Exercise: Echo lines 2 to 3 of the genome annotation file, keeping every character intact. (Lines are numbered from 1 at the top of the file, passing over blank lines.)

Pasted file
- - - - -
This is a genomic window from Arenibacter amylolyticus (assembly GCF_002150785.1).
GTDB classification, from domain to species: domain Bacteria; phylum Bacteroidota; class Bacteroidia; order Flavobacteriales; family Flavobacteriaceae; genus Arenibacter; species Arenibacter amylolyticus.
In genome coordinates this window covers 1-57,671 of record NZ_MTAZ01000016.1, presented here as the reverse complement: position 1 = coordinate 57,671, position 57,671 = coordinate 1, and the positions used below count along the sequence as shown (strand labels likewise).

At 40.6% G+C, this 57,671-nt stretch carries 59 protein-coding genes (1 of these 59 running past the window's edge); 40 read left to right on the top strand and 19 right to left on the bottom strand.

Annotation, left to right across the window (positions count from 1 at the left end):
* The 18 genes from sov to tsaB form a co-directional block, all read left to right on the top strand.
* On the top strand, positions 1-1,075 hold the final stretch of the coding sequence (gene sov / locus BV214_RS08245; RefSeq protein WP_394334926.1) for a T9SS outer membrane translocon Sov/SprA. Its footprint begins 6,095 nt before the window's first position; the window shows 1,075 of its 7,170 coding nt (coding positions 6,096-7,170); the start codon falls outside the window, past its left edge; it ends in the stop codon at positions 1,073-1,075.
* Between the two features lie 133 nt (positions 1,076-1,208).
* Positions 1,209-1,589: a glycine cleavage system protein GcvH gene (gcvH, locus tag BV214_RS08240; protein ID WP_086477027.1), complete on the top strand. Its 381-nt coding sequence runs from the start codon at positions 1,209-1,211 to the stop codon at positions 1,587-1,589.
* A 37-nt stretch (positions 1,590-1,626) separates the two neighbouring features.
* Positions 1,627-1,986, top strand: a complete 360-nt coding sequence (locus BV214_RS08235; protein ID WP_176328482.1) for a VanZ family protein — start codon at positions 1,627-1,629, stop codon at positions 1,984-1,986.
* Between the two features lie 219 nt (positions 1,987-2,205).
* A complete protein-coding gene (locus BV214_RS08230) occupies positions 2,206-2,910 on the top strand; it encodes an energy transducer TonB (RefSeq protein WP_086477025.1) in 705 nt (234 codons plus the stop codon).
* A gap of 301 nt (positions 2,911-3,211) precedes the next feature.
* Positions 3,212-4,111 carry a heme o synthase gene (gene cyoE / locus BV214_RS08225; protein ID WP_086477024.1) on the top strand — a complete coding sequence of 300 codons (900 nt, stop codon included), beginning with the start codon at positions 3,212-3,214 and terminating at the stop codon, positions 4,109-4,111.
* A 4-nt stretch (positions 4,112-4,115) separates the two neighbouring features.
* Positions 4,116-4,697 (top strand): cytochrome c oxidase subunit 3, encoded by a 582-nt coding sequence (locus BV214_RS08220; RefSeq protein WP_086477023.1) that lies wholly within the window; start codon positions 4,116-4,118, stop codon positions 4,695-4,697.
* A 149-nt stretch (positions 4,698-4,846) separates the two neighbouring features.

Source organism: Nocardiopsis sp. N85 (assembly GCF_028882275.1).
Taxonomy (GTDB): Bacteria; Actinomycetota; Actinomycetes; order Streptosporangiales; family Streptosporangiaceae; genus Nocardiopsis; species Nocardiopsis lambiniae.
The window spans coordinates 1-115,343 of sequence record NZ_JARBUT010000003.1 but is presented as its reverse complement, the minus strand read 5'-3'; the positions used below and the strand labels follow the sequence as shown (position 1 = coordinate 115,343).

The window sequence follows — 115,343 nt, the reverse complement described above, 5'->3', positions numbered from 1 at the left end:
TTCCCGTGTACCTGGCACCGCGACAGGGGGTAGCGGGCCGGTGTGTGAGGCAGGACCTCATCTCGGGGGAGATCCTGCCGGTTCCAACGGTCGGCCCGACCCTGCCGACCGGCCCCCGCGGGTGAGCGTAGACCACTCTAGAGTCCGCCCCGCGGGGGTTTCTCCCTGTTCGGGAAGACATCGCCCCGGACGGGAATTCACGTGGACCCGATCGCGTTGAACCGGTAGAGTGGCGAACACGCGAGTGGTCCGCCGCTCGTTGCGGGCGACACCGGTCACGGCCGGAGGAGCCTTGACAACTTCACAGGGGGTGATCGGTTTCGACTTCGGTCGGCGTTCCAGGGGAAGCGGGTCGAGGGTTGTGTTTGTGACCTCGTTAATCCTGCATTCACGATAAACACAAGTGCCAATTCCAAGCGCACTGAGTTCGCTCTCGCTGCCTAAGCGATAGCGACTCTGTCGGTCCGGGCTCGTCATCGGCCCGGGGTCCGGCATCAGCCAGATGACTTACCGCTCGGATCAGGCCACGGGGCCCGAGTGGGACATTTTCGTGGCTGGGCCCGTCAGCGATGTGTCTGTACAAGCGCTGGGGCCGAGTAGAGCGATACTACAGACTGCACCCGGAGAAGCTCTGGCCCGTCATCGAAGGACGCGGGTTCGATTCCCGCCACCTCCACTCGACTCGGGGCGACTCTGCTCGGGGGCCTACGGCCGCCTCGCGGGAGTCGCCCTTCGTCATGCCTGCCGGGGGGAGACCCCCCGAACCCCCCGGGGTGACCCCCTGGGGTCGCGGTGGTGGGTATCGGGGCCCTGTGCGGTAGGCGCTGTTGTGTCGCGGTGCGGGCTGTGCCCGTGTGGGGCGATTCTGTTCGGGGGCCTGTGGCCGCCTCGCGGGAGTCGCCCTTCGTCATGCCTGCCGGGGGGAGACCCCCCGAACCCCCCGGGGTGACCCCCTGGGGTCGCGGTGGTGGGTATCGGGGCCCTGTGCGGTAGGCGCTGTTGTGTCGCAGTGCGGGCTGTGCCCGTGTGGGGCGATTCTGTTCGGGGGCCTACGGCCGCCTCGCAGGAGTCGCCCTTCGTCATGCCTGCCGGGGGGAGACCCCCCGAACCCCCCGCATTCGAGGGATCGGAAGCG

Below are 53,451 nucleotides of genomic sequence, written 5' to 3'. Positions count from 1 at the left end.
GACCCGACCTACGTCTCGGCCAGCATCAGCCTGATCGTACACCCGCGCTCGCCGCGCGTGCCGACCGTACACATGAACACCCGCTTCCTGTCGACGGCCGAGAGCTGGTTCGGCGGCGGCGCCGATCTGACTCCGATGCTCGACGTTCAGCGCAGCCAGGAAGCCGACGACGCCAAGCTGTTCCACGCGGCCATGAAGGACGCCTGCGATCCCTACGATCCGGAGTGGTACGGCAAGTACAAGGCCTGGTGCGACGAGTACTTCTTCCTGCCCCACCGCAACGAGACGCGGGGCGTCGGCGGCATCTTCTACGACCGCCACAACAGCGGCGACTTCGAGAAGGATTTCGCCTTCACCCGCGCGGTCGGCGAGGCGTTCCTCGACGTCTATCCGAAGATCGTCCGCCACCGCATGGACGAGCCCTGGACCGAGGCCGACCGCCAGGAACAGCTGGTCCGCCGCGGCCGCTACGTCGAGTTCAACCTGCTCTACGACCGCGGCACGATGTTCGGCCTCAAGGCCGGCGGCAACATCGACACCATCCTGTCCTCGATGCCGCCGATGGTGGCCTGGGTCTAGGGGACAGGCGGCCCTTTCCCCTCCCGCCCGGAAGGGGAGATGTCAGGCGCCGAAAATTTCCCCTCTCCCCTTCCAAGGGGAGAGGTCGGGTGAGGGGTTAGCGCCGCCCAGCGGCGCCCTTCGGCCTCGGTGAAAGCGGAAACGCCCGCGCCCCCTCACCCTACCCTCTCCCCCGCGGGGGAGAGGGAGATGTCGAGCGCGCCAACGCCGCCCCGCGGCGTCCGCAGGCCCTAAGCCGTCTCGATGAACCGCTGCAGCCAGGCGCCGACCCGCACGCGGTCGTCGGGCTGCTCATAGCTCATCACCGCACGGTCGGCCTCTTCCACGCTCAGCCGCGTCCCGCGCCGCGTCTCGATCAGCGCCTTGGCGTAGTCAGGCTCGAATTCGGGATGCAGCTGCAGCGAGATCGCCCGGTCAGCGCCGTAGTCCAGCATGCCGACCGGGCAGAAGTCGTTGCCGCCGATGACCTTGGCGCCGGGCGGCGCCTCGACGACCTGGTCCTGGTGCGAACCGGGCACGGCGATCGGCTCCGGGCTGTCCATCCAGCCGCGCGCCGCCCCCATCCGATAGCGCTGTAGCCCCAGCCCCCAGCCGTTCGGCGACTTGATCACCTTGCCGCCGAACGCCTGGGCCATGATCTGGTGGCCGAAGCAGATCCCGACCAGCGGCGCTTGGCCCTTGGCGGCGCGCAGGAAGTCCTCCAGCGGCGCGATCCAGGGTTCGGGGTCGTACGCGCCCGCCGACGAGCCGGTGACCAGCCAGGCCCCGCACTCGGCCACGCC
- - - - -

GTDB classification, from domain to species: domain Bacteria; phylum Bacteroidota; class Bacteroidia; order Flavobacteriales; family Flavobacteriaceae; genus Arenibacter; species Arenibacter amylolyticus.
In genome coordinates this window covers 1-57,671 of record NZ_MTAZ01000016.1, presented here as the reverse complement: position 1 = coordinate 57,671, position 57,671 = coordinate 1, and the positions used below count along the sequence as shown (strand labels likewise).